Reattaching social bonds with young offenders through their engagement in alternative education programmes

Dawes, Glenn (2018) Reattaching social bonds with young offenders through their engagement in alternative education programmes. In: [Presented at Turkey's Century and Future International Symposium on Youth]. pp. 217-229. From: Türkiye'nin Yüzyılı ve Geleceği Uluslararası Gençlik Sempozyumu [Turkey's Century and Future International Symposium on Youth], 4-5 October 2018, Instanbul, Turkey.

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Abstract

Young people who have interactions with the juvenile justice system in Australia are often viewed as having a lack of attachment or weak social bonds with institutions such as education. Research indicates that a lack of attachment and low levels of achievement in education increases the risks of young people re-offending which limits their life chances (Agnew and Brezina, 1997; Agnew et. Al., 2002; Sprott, Jenkins and Doob, 2005). For those who are incarcerated in youth detention centres re-entering the traditional education system is often problematic due to factors such as a low self-esteem, limited literacy and numeracy levels, low teacher expectations and family dysfunction (Dawes, 2011).

International research indicates there are many varied programmes for young offenders that focus on education (Griffiths et al., 2007; Greenwood, 2008). Educational achievement and re-engagement are therefore seen as vital in the mitigation of the risk of young people offending and re-offending. Furthermore, education is also seen as a protective factor for young offenders, as it encourages their successful reintegration back into mainstream society (Altschuler and Brash 2004). Alternative education programmes are therefore imperative in the ongoing attempt to prevent recidivism (reoffending) and increase young people’s attachment to education. This paper focuses on the outcomes of an evaluation of one community based alternative education programme for young offenders who were released from detention. The Burragah Alternative Education programme will be described in the words of young people who were interviewed as part of this two year research study to gain their perceptions of "what worked" for them in terms of desisting from crime and re-engaging back into learning in preparation for employment or further training.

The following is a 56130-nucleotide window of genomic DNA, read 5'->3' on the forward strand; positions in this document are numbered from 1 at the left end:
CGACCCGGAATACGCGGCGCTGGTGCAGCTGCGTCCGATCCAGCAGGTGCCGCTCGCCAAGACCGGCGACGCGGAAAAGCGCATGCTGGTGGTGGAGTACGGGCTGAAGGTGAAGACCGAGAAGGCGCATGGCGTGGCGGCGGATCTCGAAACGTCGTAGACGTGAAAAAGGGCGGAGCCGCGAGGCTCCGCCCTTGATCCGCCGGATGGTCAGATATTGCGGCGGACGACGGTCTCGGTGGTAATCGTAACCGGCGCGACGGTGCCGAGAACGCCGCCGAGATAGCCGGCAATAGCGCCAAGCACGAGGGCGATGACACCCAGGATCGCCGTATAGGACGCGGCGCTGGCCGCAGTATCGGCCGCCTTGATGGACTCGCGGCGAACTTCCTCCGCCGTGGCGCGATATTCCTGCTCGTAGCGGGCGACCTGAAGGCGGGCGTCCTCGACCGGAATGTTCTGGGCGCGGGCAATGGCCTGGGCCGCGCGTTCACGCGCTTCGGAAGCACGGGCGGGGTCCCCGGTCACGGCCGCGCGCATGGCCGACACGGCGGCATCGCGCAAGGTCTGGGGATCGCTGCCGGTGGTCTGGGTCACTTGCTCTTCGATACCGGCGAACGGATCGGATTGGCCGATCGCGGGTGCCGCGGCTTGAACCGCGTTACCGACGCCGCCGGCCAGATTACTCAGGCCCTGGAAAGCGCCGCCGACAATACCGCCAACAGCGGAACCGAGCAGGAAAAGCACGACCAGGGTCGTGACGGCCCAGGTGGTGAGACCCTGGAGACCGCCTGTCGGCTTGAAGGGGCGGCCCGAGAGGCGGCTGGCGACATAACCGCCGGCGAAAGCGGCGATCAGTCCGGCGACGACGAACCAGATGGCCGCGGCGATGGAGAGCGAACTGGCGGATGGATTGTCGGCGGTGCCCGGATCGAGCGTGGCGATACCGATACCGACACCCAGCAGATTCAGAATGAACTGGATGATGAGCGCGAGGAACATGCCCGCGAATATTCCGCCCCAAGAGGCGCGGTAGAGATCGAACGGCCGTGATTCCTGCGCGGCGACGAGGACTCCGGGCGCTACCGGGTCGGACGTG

Research Statement

Research Background A high proportion of young people who have interactions with the juvenile justice system disengage from mainstream education and often return to the criminal justice system. There is a need for alternative forms of education so that young people can re-engage and continue with education or training to desist from further criminal activity.
Research Contribution This research contributes to the growing volume of "what works" for young offenders in assisting them to desist from crime. The research utilises Hirschis four elements of social bond theory to identify how the curriculum of alternative schools assist young offenders to re-engage with education as well as employment options.
Research Significance The research is significant as it is the only report conducted by an independent evaluator who critically analysed the impacts of the curriculum of the Burragah alternative school as well as teacher characteristics which assist young offenders from desisting from further crime. A number of key recommendations from the report were adopted by the staff to further strengthen the curriculum and teacher practices.
Item ID: 57863
Item Type: Conference Item (Presentation)
ISBN: 978-605-86292-8-8
Keywords: youth, education , life, crime, social bonds
Date Deposited: 02 May 2019 00:35
FoR Codes: 16 STUDIES IN HUMAN SOCIETY > 1602 Criminology > 160201 Causes and Prevention of Crime @ 100%
SEO Codes: 93 EDUCATION AND TRAINING > 9305 Education and Training Systems > 930599 Education and Training Systems not elsewhere classified @ 50%
94 LAW, POLITICS AND COMMUNITY SERVICES > 9404 Justice and the Law > 940408 Rehabilitation and Correctional Services @ 50%
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